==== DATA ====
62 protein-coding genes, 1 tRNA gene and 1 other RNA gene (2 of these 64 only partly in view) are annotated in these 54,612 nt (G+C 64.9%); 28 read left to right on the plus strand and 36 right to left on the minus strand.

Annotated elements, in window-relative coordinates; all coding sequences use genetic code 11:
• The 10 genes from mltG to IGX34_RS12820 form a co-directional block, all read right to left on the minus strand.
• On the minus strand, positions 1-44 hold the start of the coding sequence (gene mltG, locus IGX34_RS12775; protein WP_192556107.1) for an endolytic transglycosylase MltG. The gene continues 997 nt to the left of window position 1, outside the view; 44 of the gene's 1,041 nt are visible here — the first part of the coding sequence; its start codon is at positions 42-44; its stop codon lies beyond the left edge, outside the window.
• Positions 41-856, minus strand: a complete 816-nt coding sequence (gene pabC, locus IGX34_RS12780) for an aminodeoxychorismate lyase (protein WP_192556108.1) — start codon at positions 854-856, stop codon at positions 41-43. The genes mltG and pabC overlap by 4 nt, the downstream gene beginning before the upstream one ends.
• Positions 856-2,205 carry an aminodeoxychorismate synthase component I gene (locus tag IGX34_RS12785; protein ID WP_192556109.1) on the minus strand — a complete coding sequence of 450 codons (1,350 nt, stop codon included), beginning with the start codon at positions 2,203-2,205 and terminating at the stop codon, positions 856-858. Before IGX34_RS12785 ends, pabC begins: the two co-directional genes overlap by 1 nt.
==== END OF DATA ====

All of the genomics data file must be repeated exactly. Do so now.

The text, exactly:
62 protein-coding genes, 1 tRNA gene and 1 other RNA gene (2 of these 64 only partly in view) are annotated in these 54,612 nt (G+C 64.9%); 28 read left to right on the plus strand and 36 right to left on the minus strand.

Annotated elements, in window-relative coordinates; all coding sequences use genetic code 11:
• The 10 genes from mltG to IGX34_RS12820 form a co-directional block, all read right to left on the minus strand.
• On the minus strand, positions 1-44 hold the start of the coding sequence (gene mltG, locus IGX34_RS12775; protein WP_192556107.1) for an endolytic transglycosylase MltG. The gene continues 997 nt to the left of window position 1, outside the view; 44 of the gene's 1,041 nt are visible here — the first part of the coding sequence; its start codon is at positions 42-44; its stop codon lies beyond the left edge, outside the window.
• Positions 41-856, minus strand: a complete 816-nt coding sequence (gene pabC, locus IGX34_RS12780) for an aminodeoxychorismate lyase (protein WP_192556108.1) — start codon at positions 854-856, stop codon at positions 41-43. The genes mltG and pabC overlap by 4 nt, the downstream gene beginning before the upstream one ends.
• Positions 856-2,205 carry an aminodeoxychorismate synthase component I gene (locus tag IGX34_RS12785; protein ID WP_192556109.1) on the minus strand — a complete coding sequence of 450 codons (1,350 nt, stop codon included), beginning with the start codon at positions 2,203-2,205 and terminating at the stop codon, positions 856-858. Before IGX34_RS12785 ends, pabC begins: the two co-directional genes overlap by 1 nt.